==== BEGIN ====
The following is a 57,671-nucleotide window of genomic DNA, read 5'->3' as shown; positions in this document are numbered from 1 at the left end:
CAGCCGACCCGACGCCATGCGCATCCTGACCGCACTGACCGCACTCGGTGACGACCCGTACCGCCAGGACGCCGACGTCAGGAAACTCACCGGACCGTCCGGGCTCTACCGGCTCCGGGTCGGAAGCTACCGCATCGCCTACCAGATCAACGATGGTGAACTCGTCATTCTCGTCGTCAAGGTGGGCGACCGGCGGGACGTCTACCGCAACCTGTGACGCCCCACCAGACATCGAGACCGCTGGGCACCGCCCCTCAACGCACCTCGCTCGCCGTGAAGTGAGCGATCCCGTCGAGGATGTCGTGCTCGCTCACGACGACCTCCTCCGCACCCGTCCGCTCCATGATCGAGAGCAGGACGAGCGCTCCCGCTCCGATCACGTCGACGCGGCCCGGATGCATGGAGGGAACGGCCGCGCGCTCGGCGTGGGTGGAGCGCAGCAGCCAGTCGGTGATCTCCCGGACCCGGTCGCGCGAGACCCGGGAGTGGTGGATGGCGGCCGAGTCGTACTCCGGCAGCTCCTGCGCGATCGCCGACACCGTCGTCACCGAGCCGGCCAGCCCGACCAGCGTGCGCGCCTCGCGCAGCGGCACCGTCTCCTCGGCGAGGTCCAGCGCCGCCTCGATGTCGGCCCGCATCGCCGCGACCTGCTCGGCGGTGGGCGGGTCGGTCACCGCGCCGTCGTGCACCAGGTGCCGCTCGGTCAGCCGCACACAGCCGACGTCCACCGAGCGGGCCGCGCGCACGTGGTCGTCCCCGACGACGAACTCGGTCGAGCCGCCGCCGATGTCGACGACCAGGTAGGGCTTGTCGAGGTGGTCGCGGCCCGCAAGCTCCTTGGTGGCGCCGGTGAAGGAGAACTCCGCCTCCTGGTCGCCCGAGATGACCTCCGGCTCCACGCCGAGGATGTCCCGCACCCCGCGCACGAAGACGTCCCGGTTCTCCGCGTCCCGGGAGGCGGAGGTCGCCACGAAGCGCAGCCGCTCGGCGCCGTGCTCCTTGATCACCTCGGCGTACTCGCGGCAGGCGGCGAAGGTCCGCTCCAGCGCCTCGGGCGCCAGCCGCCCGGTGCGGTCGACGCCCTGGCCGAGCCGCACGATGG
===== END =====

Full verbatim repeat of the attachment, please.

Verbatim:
The following is a 57,671-nucleotide window of genomic DNA, read 5'->3' as shown; positions in this document are numbered from 1 at the left end:
CAGCCGACCCGACGCCATGCGCATCCTGACCGCACTGACCGCACTCGGTGACGACCCGTACCGCCAGGACGCCGACGTCAGGAAACTCACCGGACCGTCCGGGCTCTACCGGCTCCGGGTCGGAAGCTACCGCATCGCCTACCAGATCAACGATGGTGAACTCGTCATTCTCGTCGTCAAGGTGGGCGACCGGCGGGACGTCTACCGCAACCTGTGACGCCCCACCAGACATCGAGACCGCTGGGCACCGCCCCTCAACGCACCTCGCTCGCCGTGAAGTGAGCGATCCCGTCGAGGATGTCGTGCTCGCTCACGACGACCTCCTCCGCACCCGTCCGCTCCATGATCGAGAGCAGGACGAGCGCTCCCGCTCCGATCACGTCGACGCGGCCCGGATGCATGGAGGGAACGGCCGCGCGCTCGGCGTGGGTGGAGCGCAGCAGCCAGTCGGTGATCTCCCGGACCCGGTCGCGCGAGACCCGGGAGTGGTGGATGGCGGCCGAGTCGTACTCCGGCAGCTCCTGCGCGATCGCCGACACCGTCGTCACCGAGCCGGCCAGCCCGACCAGCGTGCGCGCCTCGCGCAGCGGCACCGTCTCCTCGGCGAGGTCCAGCGCCGCCTCGATGTCGGCCCGCATCGCCGCGACCTGCTCGGCGGTGGGCGGGTCGGTCACCGCGCCGTCGTGCACCAGGTGCCGCTCGGTCAGCCGCACACAGCCGACGTCCACCGAGCGGGCCGCGCGCACGTGGTCGTCCCCGACGACGAACTCGGTCGAGCCGCCGCCGATGTCGACGACCAGGTAGGGCTTGTCGAGGTGGTCGCGGCCCGCAAGCTCCTTGGTGGCGCCGGTGAAGGAGAACTCCGCCTCCTGGTCGCCCGAGATGACCTCCGGCTCCACGCCGAGGATGTCCCGCACCCCGCGCACGAAGACGTCCCGGTTCTCCGCGTCCCGGGAGGCGGAGGTCGCCACGAAGCGCAGCCGCTCGGCGCCGTGCTCCTTGATCACCTCGGCGTACTCGCGGCAGGCGGCGAAGGTCCGCTCCAGCGCCTCGGGCGCCAGCCGCCCGGTGCGGTCGACGCCCTGGCCGAGCCGCACGATGG